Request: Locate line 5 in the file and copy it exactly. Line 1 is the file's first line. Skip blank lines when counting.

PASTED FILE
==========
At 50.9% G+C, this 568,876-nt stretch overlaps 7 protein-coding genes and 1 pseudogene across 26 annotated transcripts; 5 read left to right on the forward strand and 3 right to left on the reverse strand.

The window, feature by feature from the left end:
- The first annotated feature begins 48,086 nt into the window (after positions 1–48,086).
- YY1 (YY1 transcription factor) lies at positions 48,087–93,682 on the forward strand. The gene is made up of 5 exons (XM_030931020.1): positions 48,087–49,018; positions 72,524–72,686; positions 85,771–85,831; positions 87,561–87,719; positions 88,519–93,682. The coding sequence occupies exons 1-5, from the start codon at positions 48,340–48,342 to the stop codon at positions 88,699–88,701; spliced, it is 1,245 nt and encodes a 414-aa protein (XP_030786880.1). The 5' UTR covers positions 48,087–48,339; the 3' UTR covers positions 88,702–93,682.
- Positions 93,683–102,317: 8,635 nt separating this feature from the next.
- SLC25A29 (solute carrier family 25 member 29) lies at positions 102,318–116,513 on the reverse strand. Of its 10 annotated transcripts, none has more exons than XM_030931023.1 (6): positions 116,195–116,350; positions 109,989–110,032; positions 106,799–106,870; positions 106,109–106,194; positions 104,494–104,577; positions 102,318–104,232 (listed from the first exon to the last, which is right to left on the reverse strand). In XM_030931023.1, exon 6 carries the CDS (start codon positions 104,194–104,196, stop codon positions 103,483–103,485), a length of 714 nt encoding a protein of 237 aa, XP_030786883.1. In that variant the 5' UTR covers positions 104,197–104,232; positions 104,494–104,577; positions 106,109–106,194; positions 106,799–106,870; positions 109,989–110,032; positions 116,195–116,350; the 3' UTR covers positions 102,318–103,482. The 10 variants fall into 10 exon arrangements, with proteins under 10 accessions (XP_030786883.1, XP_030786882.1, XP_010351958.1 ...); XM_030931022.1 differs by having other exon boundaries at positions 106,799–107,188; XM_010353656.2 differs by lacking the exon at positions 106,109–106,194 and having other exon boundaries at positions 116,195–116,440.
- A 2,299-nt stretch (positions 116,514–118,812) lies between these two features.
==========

- Positions 93,683–102,317: 8,635 nt separating this feature from the next.